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Redistribution of Privately Owned Property

  • Context (IE): The SC’s nine-judge bench has begun interpreting Article 39(b) of the IC.
  • It will decide whether this directive principle of state policy (DPSP) allows the GoI to redistribute privately owned properties as “material resources of the community“.
  • In the present general elections, the Inheritance Tax has also become a significant part of the poll agenda.

To know more, visit > Inheritance tax

Article 39(b) of the IC

  • It falls under Part IV of the IC titled DPSP.
  • It places an obligation on the state to create a policy that secures the ownership and control of the community’s material resources, which are distributed to best serve the common good.

Judicial views on “Material Resources of the Community” under Article 39(b)

State of Karnataka v Shri Ranganatha Reddy (1977)

  • Majority Opinion: Private properties do not fall within the scope of “material resources of the community” under Article 39(b).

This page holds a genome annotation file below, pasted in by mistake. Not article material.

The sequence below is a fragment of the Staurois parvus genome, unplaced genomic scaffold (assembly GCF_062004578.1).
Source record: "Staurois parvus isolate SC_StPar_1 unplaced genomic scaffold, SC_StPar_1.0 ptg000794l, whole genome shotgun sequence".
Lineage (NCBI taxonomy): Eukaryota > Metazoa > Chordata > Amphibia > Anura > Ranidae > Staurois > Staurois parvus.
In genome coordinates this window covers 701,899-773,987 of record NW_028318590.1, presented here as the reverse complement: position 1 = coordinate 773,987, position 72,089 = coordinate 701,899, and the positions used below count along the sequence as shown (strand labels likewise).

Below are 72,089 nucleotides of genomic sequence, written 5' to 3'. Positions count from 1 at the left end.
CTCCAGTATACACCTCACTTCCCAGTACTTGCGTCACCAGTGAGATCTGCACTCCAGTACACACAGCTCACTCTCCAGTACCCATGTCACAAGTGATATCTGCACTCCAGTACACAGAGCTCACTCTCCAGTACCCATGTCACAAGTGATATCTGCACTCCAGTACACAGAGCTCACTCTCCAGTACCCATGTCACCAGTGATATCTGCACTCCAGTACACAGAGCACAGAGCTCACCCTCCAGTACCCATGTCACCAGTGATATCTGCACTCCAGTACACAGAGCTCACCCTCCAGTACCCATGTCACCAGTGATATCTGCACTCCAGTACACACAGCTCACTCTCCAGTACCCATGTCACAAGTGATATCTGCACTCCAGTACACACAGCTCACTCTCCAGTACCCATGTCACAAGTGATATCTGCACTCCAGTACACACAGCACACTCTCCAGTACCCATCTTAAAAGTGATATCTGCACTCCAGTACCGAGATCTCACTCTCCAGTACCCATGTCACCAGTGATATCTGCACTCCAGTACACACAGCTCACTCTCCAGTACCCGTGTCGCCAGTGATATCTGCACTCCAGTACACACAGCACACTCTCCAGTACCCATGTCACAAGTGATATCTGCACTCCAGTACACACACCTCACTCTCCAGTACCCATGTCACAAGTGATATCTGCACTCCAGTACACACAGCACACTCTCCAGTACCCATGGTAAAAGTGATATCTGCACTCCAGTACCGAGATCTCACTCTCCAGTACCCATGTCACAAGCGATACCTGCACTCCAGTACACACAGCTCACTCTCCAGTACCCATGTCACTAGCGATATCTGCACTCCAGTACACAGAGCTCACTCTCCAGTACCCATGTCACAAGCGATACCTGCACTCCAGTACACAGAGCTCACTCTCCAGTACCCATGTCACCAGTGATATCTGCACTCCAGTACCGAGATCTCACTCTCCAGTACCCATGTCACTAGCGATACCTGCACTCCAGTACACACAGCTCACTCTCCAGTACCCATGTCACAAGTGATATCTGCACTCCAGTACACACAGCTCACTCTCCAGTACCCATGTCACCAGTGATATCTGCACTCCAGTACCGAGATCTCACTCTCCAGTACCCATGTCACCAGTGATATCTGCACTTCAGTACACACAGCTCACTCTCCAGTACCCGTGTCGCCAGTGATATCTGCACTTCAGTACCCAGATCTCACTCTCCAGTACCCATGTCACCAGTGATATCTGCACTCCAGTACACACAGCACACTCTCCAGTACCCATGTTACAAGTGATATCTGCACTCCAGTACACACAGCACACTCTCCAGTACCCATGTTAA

• Minority Opinion by Justice Krishna Iyer: Stated that private properties should be considered community resources, aiming to facilitate redistribution in a socialist manner.

Sanjeev Coke Manufacturing Company v Bharat Coking Coal (1983)

  • Court Ruling: The court confirmed the government’s right to nationalise coal mines by treating them as community resources under Article 39(b), aligning with Justice Iyer’s interpretation.
  • Judicial View: Extended the application of Article 39(b) to include the transformation of private property into public ownership.

Assam Sillimanite Ltd. v. Union of India (1992)

  • Nationalisation of private enterprises or undertakings and services by the states is eligible to be covered within the scope of material resources.

Mafatlal Industries Ltd v Union of India (1996)

  • Opinion by Justice Paripoornan: Supported the broad interpretation of “material resources” in Article 39(b) to encompass both natural and artificial, movable or immovable property and all private and public sources of meeting material needs, and not merely confined to public possessions.

Twenty-fifth Amendment of the IC and Article 39(b)

  • The Twenty-fifth Amendment of the IC curtailed the fundamental right to property.
  • It permitted the government to acquire private property for public use in exchange for compensation, which Parliament would determine and not the courts.
  • The amendment also exempted any law giving effect to article 39(b) and (c) of DPSP from judicial review, even if it violated the Fundamental Rights.
    • The part of the amendment that prevented judicial review of any law that gives effect to Directive Principles was declared unconstitutional.
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